Also relevant.

Plus, I feel like if you played that for her, she might really like it. Or else be like fucking hipster humans and capsize your boat.
posted by hap_hazard at 2:48 PM on May 13


When I saw the post title, I thought it would be about this story which I had seen earlier in the day.
posted by DevilsAdvocate at 4:17 PM on May 13


A bowhead whale killed in Alaskan waters back in 2007 or so had a whaling lance fragment more than a century old embedded in its neck.

At 50 tons, the average cell in that bowhead could be argued to have divided about 10 times more than the average cell in a human that old at least, and if a limit in the number of time a cell can divide before becoming senescent (the Hayflick limit) is in fact the biggest barrier to really extended longevity for us, then cetaceans might be able to show us how to do something we've dreamed about maybe since the invention of language.

But we'll probably end up killing them all for -- well, mainly for pet food, it seems-- before we have a chance to learn what they could teach us.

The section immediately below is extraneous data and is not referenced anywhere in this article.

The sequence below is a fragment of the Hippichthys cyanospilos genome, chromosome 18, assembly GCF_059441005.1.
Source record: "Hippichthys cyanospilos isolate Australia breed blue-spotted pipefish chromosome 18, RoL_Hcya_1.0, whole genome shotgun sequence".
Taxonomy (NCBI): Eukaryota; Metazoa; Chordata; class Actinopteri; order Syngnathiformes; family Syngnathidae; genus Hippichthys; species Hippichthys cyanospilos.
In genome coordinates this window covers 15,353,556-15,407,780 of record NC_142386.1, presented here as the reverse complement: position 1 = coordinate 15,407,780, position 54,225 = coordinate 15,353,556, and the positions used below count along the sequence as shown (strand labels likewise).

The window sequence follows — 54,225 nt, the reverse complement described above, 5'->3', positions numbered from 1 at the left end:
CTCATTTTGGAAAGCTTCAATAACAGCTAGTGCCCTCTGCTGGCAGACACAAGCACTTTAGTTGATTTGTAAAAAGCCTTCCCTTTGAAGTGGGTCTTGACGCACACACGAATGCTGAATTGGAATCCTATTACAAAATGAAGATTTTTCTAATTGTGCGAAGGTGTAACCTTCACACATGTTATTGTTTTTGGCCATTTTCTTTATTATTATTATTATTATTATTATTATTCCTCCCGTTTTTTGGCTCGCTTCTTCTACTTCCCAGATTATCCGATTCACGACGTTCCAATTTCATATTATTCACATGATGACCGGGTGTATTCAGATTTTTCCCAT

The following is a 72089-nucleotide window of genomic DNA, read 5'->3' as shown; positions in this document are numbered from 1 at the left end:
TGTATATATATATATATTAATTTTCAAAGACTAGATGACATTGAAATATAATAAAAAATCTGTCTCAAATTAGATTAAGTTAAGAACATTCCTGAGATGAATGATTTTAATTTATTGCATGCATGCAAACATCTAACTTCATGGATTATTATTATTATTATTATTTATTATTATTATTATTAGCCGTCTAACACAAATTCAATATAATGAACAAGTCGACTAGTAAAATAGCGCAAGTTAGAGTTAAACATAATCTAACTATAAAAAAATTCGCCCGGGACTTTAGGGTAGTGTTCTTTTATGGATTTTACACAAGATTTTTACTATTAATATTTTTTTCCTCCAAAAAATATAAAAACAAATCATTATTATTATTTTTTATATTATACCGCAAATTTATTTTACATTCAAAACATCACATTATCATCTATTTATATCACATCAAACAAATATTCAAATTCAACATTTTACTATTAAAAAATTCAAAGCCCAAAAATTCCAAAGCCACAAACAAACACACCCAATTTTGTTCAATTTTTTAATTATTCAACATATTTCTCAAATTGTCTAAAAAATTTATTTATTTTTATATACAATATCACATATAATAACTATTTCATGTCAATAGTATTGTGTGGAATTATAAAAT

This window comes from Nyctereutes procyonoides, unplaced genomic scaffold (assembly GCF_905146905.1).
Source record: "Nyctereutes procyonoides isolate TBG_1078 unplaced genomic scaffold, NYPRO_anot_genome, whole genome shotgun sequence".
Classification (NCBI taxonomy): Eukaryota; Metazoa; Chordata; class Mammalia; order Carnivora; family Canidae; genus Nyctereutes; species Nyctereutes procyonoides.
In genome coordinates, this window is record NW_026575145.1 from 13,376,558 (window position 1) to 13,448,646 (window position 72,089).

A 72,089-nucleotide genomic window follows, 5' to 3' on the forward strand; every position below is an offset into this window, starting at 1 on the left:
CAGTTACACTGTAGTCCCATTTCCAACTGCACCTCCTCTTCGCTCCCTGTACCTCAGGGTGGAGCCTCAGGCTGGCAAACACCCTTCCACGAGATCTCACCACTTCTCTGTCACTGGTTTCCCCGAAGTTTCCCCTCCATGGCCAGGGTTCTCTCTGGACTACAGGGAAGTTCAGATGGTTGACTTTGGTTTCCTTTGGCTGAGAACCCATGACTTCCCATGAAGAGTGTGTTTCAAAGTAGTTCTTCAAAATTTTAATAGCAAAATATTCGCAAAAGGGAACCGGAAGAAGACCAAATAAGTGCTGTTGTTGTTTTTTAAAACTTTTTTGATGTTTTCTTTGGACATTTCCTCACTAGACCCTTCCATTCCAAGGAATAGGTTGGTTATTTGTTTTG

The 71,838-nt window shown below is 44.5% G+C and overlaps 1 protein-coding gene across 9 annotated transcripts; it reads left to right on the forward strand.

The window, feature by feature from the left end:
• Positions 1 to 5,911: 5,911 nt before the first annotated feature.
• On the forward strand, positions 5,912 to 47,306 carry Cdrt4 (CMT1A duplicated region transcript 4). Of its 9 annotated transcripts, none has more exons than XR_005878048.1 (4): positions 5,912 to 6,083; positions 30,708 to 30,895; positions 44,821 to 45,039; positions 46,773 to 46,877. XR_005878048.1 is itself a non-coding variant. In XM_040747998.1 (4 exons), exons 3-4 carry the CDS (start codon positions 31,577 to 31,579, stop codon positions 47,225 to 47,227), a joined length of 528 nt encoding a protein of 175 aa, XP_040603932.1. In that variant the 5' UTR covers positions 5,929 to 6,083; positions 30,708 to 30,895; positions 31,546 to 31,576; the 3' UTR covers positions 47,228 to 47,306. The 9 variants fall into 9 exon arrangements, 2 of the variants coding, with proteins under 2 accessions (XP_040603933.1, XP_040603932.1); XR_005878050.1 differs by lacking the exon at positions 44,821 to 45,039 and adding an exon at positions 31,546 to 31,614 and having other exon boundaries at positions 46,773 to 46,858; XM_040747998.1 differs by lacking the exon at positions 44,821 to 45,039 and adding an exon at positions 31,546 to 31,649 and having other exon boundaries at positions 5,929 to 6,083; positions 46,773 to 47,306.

Being a human feels very strange at times.
posted by jamjam at 9:35 PM on May 13


"Can you imagine the things she’s seen in her lifetime?”

Windigo - Erm, yeah. Lots of water and fish.

I know that was a throw away facetious comment, but it is wrong on the internet, so you should feel bad ; )

An animal that has lived for 100+ years in the ocean has seen a lot. The proliferation of ocean going diesel powered ships happened during her lifetime. Just 10% of the number of large predatory animals in the ocean that she grew up with remain.
Orcas potentially have a deeper emotional life than humans, so it is likely she will have 'seen' a lot more than we can understand.
If you look at, say, the brain of an orca [and] the brain of a human, it would be difficult to say that the human brain was capable of more emotional depth than the orca brain, because — again — what you see in the orca brain is an elaboration on the limbic area that the human brain doesn’t have.

So if that part of the orca brain is doing what it should be doing, as it does in all mammals — that is, processing emotions — it suggests [that] these animals are doing something very sophisticated or complex while they’re processing emotions. And I think also when you look at behavior of dolphins and whales, especially in the wild, you see a level of social cohesion that is really unmatched in other mammals including the humans.
posted by asok at 5:43 AM on May 14 [1 favorite]